How To Detect Work From Home Fraud PERSONAL FINANCE

There are many office triggers that I can’t stand. Like the fluorescent lighting, the constant distraction from pointless meetings and other employees, and the whole thing of getting dressed in the morning to go there.

This last part is a joke, but it’s true. I am pretty lazy. That’s why I found ways To work from home snatched more and even a few 100% work from home in the past (but work in I.T. is perfect for that).

My last job before this was at a company that had a contract with the VA and was actually a 100% distant office. Everyone who worked for them worked from all parts of the country. The president lived in Miami, the V.P. in North Carolina, HR in Colorado, an engineer who lived in Florida and I in Missouri.

Do you know where I found this job? Indeed. That is one of the legitimate ones on-line Job boards that you can usually rely on when you find great opportunities.

But not every listing in a legitimate online job exchange is actually legitimate. Yes, a lot of the internet is very fraudulent – especially ads for working from home and cheating. Home scams are abundant online. You squeeze into any platform, and if you’re not careful, you could fall for one.

Red flags to watch out for

Let’s talk about what features to look for when working from home. It doesn’t matter if you want to work as a part-time remote Side hype or if you find a full-time remote job, be on the lookout for the sleaze balls!

The job posting and description do not contain any details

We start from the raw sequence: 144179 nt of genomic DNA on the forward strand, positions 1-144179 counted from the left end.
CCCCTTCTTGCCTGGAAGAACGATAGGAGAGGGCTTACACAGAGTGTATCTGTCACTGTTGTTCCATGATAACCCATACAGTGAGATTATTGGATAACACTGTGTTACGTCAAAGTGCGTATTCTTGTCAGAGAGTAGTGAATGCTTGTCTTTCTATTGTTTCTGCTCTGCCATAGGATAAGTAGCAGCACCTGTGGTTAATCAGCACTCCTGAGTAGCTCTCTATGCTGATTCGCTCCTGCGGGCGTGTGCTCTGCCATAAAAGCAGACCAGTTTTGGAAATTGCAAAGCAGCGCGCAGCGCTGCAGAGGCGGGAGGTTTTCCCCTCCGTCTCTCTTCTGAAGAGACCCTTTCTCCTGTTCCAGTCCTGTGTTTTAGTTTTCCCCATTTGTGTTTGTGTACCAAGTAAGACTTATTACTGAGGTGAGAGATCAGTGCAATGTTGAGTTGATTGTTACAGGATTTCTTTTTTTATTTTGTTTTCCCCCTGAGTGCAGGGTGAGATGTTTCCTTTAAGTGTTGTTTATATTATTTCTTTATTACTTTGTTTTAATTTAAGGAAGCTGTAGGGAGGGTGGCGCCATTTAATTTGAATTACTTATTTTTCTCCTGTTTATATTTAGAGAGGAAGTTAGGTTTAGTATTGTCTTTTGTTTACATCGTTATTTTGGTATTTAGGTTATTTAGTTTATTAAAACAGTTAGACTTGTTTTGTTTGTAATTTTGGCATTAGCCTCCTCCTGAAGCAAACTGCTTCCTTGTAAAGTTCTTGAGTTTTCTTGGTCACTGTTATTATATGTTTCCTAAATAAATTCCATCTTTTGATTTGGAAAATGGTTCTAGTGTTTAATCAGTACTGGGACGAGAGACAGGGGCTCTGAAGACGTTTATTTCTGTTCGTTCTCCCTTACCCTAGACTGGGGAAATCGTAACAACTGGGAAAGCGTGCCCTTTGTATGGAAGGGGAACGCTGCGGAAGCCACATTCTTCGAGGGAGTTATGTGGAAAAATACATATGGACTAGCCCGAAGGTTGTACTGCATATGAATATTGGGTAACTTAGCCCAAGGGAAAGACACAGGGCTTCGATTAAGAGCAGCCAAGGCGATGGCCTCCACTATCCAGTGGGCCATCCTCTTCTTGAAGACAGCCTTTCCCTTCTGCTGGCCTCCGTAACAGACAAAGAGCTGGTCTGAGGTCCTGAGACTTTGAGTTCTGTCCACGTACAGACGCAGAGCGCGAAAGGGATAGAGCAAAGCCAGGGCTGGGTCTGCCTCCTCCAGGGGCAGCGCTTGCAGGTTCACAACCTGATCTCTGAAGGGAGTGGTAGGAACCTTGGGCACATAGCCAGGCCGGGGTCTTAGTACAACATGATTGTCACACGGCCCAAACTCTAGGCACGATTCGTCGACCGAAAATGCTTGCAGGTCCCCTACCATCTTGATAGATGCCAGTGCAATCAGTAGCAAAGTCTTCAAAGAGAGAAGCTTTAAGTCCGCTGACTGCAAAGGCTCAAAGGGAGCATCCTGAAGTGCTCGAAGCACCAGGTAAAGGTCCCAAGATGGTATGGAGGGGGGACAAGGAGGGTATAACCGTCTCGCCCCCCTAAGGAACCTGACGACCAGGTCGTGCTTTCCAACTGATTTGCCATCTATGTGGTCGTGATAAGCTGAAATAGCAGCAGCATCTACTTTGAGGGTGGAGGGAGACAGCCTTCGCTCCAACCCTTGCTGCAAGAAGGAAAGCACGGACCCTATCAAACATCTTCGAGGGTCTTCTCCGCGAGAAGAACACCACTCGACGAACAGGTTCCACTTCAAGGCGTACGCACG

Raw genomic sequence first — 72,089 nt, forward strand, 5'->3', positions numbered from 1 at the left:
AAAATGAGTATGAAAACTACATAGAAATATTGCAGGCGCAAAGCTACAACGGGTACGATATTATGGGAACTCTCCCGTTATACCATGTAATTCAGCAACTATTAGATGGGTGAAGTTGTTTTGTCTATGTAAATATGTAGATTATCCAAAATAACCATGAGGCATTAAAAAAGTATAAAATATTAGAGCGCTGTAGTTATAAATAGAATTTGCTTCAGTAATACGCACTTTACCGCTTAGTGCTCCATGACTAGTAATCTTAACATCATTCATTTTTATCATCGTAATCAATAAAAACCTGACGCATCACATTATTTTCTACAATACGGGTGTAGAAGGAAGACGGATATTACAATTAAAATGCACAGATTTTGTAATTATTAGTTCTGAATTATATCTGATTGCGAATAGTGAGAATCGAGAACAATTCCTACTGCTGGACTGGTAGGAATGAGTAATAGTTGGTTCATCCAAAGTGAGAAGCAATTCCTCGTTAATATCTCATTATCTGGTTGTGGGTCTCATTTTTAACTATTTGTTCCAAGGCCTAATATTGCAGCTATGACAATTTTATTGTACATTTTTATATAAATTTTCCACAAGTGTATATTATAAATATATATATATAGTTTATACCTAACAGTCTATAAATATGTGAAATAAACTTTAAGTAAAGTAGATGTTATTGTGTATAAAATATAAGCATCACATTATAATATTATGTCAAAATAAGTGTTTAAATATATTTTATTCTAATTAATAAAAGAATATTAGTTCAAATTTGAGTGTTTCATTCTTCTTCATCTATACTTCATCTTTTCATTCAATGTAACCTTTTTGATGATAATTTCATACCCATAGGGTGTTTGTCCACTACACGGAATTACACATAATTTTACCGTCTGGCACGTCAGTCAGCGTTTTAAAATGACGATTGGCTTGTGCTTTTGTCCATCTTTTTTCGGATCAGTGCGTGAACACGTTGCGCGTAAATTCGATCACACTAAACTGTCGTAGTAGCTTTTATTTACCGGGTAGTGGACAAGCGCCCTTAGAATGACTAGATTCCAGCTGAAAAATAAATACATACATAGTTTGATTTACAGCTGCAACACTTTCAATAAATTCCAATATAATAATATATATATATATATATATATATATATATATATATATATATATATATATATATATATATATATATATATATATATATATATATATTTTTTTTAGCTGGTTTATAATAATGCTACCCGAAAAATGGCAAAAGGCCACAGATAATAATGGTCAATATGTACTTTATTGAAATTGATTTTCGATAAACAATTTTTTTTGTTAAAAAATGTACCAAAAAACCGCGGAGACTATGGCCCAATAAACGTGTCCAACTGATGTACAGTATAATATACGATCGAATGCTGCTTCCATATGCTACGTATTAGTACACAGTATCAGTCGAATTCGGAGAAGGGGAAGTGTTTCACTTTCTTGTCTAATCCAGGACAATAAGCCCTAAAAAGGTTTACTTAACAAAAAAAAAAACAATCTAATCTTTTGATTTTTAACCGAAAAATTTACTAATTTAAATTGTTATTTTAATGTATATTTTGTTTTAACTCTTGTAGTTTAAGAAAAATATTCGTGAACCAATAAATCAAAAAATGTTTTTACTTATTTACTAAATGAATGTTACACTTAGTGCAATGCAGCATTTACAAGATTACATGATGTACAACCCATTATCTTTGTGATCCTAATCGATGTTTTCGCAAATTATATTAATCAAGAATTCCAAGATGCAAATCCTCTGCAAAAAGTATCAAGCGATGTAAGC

When I was surfing Indeed for remote jobs, I was surprised to see how many jobs … seemed so empty. The company name was either known or appeared to be real, so I clicked on it and thought it would be a cool show.

Instead, I found entries that were perhaps a paragraph long and vague in detail. Of course, this was just over three years ago, when job exchanges like Indeed had fewer remote jobs and such scenarios are less common (but still happen).

If you see vague job offers online (not just job boards) that are not detailed, generic, or seem lazy in any way, it’s most likely a scam from home – it’s best to steer clear.

They require prepayment

Okay, we’ve all heard of a website called FlexJobs where they need a monthly subscription to use their job board from Remote and telework stations. They are the exception to the rule that you should never pay for a job in advance because they sell their platform as a product (not as a job).

If you ever have to pay upfront fees to start working when working from home, this is an instant red flag.

Don’t pay for work. Work to get paid.

You cannot find any information about the company

In job boards where you can surf the job with the “Remote” location filter, a rating is displayed under each company name in each entry. Pay attention to this.

Glassdoor also does this by allowing employees to rate how good it is to work for a particular company and by posting reviews. I love this feature because it gives us additional insight into what can be expected from a job posting.

If a company has no reviews or information about it, do a quick Google search. If they don’t have an internet presence and you can’t find anything about them, otherwise they are probably not a legitimate employer.